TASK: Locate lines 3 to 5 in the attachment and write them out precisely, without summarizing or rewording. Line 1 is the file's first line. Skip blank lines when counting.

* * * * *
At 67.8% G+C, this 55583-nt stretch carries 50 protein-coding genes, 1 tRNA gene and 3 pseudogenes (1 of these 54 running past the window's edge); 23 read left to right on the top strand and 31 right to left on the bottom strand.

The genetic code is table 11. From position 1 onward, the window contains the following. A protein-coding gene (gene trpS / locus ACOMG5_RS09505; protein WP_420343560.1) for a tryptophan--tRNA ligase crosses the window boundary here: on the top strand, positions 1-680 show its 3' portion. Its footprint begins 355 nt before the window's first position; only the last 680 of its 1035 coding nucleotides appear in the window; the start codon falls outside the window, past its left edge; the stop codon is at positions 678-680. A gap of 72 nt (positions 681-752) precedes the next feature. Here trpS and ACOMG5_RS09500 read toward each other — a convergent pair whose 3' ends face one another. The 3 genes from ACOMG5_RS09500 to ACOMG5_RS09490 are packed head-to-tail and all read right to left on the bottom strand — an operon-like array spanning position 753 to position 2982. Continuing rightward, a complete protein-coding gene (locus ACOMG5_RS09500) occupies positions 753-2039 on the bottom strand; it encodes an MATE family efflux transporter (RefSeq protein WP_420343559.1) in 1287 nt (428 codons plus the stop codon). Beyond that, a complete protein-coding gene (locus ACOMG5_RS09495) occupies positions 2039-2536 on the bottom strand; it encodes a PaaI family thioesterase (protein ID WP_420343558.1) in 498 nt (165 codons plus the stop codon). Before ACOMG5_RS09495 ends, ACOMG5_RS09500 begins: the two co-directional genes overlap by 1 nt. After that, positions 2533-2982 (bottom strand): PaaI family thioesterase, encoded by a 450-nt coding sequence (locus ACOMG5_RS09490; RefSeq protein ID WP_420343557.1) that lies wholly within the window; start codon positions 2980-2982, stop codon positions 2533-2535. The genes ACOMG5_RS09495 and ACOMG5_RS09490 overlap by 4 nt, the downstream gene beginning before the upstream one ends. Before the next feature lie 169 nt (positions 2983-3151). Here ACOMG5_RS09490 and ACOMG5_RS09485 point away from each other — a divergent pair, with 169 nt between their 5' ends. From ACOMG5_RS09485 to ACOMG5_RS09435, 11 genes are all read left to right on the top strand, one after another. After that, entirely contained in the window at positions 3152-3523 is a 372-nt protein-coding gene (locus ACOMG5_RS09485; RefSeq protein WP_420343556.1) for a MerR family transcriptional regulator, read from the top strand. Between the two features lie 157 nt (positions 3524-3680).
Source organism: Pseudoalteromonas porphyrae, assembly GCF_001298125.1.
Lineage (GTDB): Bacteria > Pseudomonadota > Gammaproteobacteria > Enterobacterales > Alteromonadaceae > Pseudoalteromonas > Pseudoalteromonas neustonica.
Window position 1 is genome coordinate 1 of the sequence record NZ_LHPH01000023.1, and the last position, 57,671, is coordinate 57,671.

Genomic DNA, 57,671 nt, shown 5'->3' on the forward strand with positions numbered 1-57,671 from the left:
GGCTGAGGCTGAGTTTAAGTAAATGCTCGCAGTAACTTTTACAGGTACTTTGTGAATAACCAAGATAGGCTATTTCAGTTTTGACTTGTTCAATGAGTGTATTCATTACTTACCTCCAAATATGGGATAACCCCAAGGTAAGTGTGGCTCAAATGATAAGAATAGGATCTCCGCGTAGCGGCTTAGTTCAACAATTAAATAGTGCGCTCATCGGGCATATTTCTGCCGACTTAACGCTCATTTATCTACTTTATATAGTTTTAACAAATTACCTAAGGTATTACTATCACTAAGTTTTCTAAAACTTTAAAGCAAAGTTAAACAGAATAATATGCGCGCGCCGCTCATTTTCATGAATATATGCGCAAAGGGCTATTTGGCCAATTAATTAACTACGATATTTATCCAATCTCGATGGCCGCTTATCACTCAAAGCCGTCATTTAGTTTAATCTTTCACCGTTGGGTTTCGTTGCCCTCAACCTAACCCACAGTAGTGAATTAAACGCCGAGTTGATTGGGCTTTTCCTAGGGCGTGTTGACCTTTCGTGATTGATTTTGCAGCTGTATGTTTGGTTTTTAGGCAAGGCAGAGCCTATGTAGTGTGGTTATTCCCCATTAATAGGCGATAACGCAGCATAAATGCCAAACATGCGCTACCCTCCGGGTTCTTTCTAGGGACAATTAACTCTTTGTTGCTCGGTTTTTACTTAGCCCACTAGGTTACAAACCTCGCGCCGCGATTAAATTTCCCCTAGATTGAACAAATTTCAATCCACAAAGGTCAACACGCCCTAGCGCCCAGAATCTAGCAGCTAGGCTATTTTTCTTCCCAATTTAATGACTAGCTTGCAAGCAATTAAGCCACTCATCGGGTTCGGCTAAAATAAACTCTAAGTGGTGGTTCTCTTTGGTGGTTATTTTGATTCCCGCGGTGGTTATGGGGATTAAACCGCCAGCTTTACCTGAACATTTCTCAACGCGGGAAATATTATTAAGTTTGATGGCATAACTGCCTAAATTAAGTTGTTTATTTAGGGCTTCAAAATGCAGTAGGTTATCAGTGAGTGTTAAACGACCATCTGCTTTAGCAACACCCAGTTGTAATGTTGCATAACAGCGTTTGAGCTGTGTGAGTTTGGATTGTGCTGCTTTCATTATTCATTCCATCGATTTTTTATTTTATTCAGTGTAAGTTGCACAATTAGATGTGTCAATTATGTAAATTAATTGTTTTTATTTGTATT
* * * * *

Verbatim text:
Source organism: Pseudoalteromonas porphyrae, assembly GCF_001298125.1.
Lineage (GTDB): Bacteria > Pseudomonadota > Gammaproteobacteria > Enterobacterales > Alteromonadaceae > Pseudoalteromonas > Pseudoalteromonas neustonica.
Window position 1 is genome coordinate 1 of the sequence record NZ_LHPH01000023.1, and the last position, 57,671, is coordinate 57,671.